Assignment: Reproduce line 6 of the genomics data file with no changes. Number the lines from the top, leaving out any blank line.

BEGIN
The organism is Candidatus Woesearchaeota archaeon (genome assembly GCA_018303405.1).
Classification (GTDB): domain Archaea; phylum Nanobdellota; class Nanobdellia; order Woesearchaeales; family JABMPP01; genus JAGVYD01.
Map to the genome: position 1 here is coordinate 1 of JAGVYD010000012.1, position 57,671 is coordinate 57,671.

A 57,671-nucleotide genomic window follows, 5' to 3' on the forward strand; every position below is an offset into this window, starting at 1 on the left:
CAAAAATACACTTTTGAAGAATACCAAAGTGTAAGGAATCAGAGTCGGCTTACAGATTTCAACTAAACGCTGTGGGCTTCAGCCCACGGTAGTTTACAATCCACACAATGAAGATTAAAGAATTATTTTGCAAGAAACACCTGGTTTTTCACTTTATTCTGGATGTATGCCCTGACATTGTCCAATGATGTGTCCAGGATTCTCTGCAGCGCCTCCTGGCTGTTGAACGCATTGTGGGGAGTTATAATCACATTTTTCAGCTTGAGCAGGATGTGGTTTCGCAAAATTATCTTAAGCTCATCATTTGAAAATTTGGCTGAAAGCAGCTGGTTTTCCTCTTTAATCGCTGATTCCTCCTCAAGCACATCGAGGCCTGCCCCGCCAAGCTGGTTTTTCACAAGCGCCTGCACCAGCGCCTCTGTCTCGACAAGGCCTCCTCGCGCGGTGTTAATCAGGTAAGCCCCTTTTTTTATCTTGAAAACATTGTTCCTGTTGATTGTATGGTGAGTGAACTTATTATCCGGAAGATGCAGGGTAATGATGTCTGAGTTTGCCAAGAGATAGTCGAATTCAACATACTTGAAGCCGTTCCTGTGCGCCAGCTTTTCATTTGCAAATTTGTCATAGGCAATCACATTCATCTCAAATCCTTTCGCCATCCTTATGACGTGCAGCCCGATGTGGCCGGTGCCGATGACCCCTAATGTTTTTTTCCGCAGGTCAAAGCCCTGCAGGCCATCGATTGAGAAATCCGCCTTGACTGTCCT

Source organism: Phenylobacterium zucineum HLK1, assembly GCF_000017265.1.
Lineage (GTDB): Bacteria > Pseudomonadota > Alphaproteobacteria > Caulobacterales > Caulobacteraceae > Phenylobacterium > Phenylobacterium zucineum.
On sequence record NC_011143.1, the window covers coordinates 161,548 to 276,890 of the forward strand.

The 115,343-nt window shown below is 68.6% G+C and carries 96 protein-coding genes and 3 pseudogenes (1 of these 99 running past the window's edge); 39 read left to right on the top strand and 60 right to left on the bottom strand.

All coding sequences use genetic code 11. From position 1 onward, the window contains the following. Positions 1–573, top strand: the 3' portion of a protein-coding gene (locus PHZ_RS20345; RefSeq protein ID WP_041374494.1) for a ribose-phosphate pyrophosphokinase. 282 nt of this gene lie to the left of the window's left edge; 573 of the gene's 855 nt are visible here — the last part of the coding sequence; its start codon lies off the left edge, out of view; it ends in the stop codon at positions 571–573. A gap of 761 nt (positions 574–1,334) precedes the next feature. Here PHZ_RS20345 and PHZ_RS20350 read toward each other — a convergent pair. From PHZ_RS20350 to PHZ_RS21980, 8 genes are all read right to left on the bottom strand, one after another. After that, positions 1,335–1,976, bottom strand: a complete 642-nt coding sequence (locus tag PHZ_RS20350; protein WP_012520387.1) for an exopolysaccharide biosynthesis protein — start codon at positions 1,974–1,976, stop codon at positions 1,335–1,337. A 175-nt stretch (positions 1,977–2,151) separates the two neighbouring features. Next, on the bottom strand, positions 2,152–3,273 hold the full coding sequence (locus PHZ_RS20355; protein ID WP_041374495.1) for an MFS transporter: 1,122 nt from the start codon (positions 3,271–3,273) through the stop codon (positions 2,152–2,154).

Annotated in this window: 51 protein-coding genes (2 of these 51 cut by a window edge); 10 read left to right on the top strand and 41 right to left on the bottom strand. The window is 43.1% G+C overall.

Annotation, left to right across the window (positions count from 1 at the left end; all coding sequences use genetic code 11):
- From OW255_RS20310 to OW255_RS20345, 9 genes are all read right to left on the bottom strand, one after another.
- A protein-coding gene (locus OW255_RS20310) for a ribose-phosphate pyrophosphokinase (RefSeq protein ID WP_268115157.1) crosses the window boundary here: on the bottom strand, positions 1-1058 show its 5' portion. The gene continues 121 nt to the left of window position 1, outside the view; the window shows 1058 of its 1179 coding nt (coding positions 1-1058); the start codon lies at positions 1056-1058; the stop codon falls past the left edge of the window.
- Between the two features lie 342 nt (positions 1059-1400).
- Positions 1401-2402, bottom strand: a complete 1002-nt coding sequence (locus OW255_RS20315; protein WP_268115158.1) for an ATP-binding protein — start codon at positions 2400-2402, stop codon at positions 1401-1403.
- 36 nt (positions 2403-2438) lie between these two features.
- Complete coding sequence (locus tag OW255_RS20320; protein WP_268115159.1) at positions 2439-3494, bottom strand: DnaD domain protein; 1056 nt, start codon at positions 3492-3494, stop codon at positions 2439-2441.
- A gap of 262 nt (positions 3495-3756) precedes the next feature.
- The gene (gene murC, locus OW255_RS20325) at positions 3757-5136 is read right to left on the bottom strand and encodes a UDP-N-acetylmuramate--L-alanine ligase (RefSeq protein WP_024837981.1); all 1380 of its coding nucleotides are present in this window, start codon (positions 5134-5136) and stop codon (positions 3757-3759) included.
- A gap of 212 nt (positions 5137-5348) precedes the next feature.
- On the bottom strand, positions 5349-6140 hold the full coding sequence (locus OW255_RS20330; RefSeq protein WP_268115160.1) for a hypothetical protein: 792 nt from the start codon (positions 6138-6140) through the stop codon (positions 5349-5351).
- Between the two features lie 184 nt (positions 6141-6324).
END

Source organism: Phenylobacterium zucineum HLK1, assembly GCF_000017265.1.